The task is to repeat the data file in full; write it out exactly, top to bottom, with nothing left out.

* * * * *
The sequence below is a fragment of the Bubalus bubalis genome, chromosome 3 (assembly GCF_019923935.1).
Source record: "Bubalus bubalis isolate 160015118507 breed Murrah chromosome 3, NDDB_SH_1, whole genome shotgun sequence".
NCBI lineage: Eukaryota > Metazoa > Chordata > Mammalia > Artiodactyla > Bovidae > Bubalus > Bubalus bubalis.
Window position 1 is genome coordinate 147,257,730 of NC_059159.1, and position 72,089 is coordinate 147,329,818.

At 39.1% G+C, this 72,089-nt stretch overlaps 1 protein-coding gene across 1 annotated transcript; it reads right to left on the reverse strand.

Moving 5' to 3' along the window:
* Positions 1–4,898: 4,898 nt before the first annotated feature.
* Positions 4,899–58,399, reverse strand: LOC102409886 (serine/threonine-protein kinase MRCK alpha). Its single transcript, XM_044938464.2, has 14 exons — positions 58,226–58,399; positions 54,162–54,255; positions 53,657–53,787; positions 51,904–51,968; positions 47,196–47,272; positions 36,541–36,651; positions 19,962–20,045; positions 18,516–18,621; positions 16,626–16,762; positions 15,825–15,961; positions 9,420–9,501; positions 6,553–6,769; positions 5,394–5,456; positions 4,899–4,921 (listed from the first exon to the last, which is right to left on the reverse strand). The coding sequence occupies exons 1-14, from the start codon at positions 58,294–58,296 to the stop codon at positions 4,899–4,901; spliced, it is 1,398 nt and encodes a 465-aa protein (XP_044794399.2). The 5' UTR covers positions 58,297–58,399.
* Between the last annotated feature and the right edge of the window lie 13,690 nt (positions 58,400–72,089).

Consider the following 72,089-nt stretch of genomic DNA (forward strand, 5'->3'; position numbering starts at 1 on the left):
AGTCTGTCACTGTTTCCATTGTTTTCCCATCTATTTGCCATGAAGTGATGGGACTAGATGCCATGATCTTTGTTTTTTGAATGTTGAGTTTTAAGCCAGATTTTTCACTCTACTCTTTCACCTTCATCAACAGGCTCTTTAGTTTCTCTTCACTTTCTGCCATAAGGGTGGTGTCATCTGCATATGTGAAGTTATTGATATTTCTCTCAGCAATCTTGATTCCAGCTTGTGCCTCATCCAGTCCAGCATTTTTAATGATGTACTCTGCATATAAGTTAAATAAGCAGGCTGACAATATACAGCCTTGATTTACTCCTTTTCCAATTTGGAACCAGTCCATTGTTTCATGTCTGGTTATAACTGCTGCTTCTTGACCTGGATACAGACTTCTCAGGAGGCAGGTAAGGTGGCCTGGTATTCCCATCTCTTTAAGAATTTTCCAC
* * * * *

The sequence below is a fragment of the Bubalus bubalis genome, chromosome 3 (assembly GCF_019923935.1).
Source record: "Bubalus bubalis isolate 160015118507 breed Murrah chromosome 3, NDDB_SH_1, whole genome shotgun sequence".
NCBI lineage: Eukaryota > Metazoa > Chordata > Mammalia > Artiodactyla > Bovidae > Bubalus > Bubalus bubalis.
Window position 1 is genome coordinate 147,257,730 of NC_059159.1, and position 72,089 is coordinate 147,329,818.

At 39.1% G+C, this 72,089-nt stretch overlaps 1 protein-coding gene across 1 annotated transcript; it reads right to left on the reverse strand.

Moving 5' to 3' along the window:
* Positions 1–4,898: 4,898 nt before the first annotated feature.
* Positions 4,899–58,399, reverse strand: LOC102409886 (serine/threonine-protein kinase MRCK alpha). Its single transcript, XM_044938464.2, has 14 exons — positions 58,226–58,399; positions 54,162–54,255; positions 53,657–53,787; positions 51,904–51,968; positions 47,196–47,272; positions 36,541–36,651; positions 19,962–20,045; positions 18,516–18,621; positions 16,626–16,762; positions 15,825–15,961; positions 9,420–9,501; positions 6,553–6,769; positions 5,394–5,456; positions 4,899–4,921 (listed from the first exon to the last, which is right to left on the reverse strand). The coding sequence occupies exons 1-14, from the start codon at positions 58,294–58,296 to the stop codon at positions 4,899–4,901; spliced, it is 1,398 nt and encodes a 465-aa protein (XP_044794399.2). The 5' UTR covers positions 58,297–58,399.
* Between the last annotated feature and the right edge of the window lie 13,690 nt (positions 58,400–72,089).

Consider the following 72,089-nt stretch of genomic DNA (forward strand, 5'->3'; position numbering starts at 1 on the left):
AGTCTGTCACTGTTTCCATTGTTTTCCCATCTATTTGCCATGAAGTGATGGGACTAGATGCCATGATCTTTGTTTTTTGAATGTTGAGTTTTAAGCCAGATTTTTCACTCTACTCTTTCACCTTCATCAACAGGCTCTTTAGTTTCTCTTCACTTTCTGCCATAAGGGTGGTGTCATCTGCATATGTGAAGTTATTGATATTTCTCTCAGCAATCTTGATTCCAGCTTGTGCCTCATCCAGTCCAGCATTTTTAATGATGTACTCTGCATATAAGTTAAATAAGCAGGCTGACAATATACAGCCTTGATTTACTCCTTTTCCAATTTGGAACCAGTCCATTGTTTCATGTCTGGTTATAACTGCTGCTTCTTGACCTGGATACAGACTTCTCAGGAGGCAGGTAAGGTGGCCTGGTATTCCCATCTCTTTAAGAATTTTCCAC